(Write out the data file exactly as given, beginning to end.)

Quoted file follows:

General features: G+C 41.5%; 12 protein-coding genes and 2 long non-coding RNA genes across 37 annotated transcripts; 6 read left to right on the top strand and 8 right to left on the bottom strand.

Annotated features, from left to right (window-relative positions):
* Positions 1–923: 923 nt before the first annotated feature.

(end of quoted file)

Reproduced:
General features: G+C 41.5%; 12 protein-coding genes and 2 long non-coding RNA genes across 37 annotated transcripts; 6 read left to right on the top strand and 8 right to left on the bottom strand.

Annotated features, from left to right (window-relative positions):
* Positions 1–923: 923 nt before the first annotated feature.